4. Don’t try to make your exercise assess too much

    Consider how many competencies and how many behavioural indicators can reasonably be assessed within a given exercise.  With limited time frames allocated to candidates to complete tasks, there is only so much they can fit in. Some competencies/ indicators might be consistently missed, either because there wasn’t enough ‘steer’ in the exercise, or the instructions inadvertently gave the impression certain actions (which link to certain competencies) weren’t a priority. The results can give a misleading impression that the candidate wasn’t strong in a certain area, when this was actually more to do with the exercise design. Experience and piloting can help prevent this problem, which is important, because, again, candidates can feel unfairly treated in situations such as this, which has an impact on morale, candidate acceptance of the process/ results, and HR workload related to repercussion of these.

  5. Pitch it at the right level

    If you don’t have loads of experience with design, it’s surprisingly easy to make exercises unduly complex and misjudge whether your instructions are suitably clear and specific. An exercise which is too difficult risks having good candidates gain a poor result and is also likely to result in disengagement and hostility to the process in general. An exercise which is too easy may mean all candidates passing the exercise and weaker candidates being put in post, or alternatively have more successful candidates than available posts, which can result in disengagement. So you will need to make sure that exercises are clearly aligned with the competencies at the correct level. It is also important that exercise timings are realistic-these should allow the candidate sufficient time to complete the exercise, however too much time may result in candidates misunderstanding the task required or you’ll have so much evidence being generated that the exercise becomes unreliable to assess.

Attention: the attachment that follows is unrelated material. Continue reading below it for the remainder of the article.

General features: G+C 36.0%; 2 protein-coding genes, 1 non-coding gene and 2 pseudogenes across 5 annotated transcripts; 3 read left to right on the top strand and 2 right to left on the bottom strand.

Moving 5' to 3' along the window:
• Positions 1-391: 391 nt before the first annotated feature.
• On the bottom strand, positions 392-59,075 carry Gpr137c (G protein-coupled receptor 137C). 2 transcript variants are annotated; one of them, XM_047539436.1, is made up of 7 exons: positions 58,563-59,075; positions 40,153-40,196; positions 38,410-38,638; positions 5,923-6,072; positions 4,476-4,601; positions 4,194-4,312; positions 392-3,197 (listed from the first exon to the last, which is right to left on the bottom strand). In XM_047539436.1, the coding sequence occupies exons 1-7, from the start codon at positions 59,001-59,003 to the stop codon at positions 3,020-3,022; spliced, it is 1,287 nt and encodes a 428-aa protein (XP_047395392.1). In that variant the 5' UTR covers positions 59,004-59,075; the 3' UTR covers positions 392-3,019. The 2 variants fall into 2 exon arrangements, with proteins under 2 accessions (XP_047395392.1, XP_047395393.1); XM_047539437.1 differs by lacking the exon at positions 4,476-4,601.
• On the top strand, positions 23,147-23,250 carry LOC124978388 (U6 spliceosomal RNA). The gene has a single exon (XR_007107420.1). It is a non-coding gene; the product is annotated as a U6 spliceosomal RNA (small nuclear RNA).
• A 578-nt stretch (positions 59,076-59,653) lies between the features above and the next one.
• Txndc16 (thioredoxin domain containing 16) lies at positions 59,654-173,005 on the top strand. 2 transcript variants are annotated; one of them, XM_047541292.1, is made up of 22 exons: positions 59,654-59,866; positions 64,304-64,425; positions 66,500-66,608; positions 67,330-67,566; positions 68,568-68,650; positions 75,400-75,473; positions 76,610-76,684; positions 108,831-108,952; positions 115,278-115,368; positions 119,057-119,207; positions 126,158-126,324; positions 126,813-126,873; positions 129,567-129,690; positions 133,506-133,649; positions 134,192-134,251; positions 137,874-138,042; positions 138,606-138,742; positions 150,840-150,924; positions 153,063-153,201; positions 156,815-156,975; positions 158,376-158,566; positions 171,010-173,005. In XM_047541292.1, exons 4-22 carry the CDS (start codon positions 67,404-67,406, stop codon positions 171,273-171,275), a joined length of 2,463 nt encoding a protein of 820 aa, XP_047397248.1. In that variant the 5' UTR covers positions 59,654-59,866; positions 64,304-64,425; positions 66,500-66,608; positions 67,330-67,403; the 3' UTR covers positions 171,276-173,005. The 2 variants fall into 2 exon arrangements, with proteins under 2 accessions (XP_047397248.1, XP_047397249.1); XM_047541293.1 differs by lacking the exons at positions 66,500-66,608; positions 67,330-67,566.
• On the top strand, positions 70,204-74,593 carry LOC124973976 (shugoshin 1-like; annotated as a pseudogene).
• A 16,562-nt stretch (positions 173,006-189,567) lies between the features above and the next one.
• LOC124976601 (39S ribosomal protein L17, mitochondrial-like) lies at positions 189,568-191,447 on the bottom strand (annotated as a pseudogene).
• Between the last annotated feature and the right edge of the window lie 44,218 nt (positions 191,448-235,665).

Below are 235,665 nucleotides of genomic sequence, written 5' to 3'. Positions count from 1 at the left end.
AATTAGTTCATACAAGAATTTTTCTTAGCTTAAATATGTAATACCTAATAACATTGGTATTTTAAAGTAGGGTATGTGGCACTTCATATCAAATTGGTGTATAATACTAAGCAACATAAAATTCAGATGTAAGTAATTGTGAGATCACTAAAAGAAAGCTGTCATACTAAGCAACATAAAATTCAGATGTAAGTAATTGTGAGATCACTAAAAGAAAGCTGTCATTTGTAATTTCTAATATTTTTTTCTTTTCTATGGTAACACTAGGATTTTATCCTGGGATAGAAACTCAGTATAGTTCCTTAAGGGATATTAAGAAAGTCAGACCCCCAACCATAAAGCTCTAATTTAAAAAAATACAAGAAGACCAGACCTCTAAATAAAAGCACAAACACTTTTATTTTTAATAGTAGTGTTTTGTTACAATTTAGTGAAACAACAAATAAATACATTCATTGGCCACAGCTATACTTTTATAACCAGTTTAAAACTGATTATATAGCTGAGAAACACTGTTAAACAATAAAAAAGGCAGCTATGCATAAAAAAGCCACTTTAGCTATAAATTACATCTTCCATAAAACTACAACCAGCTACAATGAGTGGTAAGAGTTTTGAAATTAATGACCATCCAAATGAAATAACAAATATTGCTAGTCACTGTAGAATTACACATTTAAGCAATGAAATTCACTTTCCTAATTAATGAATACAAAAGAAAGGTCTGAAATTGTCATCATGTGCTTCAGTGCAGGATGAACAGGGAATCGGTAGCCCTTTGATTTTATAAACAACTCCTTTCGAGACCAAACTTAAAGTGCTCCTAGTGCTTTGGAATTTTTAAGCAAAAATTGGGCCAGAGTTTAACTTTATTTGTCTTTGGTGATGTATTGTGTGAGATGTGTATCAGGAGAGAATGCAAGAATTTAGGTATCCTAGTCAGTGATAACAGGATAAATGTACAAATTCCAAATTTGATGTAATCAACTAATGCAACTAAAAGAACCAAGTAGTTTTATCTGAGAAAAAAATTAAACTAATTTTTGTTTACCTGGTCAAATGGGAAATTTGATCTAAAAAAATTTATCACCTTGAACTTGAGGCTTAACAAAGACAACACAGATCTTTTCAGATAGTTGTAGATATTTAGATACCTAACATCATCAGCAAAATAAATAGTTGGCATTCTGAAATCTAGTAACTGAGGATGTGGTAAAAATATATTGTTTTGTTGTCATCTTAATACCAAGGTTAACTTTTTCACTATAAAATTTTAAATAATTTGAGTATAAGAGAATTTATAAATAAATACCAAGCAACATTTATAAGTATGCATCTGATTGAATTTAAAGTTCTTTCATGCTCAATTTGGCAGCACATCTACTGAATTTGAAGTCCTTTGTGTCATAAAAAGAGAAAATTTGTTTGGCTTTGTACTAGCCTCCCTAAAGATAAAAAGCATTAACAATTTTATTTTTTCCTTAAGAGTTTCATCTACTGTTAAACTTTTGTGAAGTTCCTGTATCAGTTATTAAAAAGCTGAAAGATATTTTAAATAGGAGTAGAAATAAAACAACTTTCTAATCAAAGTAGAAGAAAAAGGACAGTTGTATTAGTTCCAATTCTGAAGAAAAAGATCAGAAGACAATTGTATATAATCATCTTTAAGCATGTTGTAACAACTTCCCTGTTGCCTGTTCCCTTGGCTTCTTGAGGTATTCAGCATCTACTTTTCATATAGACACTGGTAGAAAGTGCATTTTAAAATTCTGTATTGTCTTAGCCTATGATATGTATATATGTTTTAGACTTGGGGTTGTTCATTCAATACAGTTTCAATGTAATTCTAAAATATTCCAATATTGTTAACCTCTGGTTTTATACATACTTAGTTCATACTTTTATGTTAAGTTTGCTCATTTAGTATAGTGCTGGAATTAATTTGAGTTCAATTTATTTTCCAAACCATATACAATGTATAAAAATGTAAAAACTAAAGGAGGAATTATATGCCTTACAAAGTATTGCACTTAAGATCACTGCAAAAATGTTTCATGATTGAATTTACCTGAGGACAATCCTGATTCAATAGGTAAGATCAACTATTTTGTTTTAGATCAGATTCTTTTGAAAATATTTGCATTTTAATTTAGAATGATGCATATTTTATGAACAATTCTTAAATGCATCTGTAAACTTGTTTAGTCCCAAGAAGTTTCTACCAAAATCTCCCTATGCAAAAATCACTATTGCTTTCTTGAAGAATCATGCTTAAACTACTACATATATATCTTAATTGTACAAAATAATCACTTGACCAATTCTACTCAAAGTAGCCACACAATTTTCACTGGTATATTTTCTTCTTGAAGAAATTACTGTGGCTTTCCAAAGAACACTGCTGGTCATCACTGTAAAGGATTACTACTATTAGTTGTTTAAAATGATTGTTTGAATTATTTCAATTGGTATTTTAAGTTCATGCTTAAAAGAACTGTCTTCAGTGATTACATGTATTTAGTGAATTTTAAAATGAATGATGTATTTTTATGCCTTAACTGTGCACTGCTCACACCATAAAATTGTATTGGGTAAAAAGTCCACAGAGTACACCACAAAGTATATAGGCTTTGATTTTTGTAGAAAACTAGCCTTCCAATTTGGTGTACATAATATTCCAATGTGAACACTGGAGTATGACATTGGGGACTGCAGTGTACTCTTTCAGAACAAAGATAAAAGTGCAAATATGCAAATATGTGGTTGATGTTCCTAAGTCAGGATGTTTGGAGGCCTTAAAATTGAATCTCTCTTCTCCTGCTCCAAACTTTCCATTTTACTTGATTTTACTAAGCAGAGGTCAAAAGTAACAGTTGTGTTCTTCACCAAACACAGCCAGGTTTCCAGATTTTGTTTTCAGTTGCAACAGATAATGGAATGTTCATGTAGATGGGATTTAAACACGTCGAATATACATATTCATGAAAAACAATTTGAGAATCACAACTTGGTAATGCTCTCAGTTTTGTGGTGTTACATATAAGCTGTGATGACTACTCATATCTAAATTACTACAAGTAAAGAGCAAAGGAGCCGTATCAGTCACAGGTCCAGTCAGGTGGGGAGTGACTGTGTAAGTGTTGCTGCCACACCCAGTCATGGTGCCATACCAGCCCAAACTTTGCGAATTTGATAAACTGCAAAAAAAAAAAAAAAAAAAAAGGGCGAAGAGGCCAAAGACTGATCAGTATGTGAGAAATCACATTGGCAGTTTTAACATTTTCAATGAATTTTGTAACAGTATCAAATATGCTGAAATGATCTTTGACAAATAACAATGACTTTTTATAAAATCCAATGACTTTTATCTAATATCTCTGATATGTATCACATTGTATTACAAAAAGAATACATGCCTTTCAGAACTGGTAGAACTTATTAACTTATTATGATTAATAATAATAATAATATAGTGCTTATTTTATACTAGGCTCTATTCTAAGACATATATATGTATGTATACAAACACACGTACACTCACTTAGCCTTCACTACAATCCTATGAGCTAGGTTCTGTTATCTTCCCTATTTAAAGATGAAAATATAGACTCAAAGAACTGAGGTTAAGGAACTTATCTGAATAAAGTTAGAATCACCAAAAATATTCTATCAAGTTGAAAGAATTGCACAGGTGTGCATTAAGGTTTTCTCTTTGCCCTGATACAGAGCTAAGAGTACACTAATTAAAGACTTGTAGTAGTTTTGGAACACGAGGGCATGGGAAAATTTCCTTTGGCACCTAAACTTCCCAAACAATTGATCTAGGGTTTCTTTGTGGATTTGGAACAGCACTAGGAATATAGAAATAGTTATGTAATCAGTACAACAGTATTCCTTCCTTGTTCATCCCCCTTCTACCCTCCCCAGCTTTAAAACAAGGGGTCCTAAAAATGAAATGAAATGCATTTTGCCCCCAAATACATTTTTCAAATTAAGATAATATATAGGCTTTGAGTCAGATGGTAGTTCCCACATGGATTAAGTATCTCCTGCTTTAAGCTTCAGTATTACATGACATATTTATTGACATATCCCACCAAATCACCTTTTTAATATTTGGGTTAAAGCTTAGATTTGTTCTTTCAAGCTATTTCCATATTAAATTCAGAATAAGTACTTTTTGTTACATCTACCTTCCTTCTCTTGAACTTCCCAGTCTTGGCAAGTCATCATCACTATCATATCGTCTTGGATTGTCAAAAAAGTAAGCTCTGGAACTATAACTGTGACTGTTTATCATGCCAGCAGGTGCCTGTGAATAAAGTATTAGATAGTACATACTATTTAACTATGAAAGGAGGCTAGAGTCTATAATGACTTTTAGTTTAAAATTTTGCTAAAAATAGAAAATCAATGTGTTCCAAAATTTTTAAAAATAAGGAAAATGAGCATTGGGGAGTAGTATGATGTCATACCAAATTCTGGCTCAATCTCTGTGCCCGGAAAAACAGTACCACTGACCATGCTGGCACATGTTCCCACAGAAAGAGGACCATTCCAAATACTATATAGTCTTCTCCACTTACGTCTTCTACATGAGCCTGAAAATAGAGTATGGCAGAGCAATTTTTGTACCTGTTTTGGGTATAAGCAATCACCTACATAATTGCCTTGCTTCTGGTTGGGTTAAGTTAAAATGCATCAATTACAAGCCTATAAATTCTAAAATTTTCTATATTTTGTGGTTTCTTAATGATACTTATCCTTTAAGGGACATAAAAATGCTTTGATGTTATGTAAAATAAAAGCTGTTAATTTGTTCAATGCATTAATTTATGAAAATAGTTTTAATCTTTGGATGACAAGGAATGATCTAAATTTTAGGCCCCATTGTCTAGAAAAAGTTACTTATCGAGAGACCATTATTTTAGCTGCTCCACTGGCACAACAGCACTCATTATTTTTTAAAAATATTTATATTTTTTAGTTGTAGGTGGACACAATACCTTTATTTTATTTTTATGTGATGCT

6. Create relevant exercises

    It is important that candidates are able to see the relevance of the exercise to the job. AT VCA we create fictitious Fire & Rescue Services in our exercises which are popular with candidates as they feel more equipped to deal with tasks and to understand the context. A caution with doing this is to make sure the exercise does not require inside knowledge which only some candidates may possess. All knowledge which is needed to complete the exercise must be written within the exercise.

    If candidates are struggling to see the relevance of the exercise, then they may disengage with the process and their performance in the exercise may not accurately reflect their skills.  If this occurs, candidates are also more likely to challenge the process.

  7. Make it easy for assessor to score consistently

    This can be a common problem with exercises and can result when marking instructions are not clear and/or the scales for the exercise are not correctly matched to likely behaviours. Related problems can also arise when role-player guidelines are not written incredibly precisely, and this results in levels of inconsistency across role-plays.

  8. Be mindful of adversely impacting on particular groups

    It is important that the exercise respects diversity and isn’t likely to have direct or indirect adverse impact on groups with protected characteristics such as gender, sexual orientation, religion. It is also important to check that the exercise will allow those with a disability to complete it without any disadvantage and consideration should be given to neurodiversity. Careful checking should be given to language used, tasks and knowledge required for these tasks. The skills and attributes being assessed may also be discriminatory if these require a higher level of skill than is required for the role. For example, assessing personal interaction skills at a higher level than would be required in the role may result in indirect discrimination against those with ASD.

If you need any help with your exercise design, to talk through ideas or have the peace of mind of a check-through to help you with final tweaks, please do feel free to contact us for an informal chat.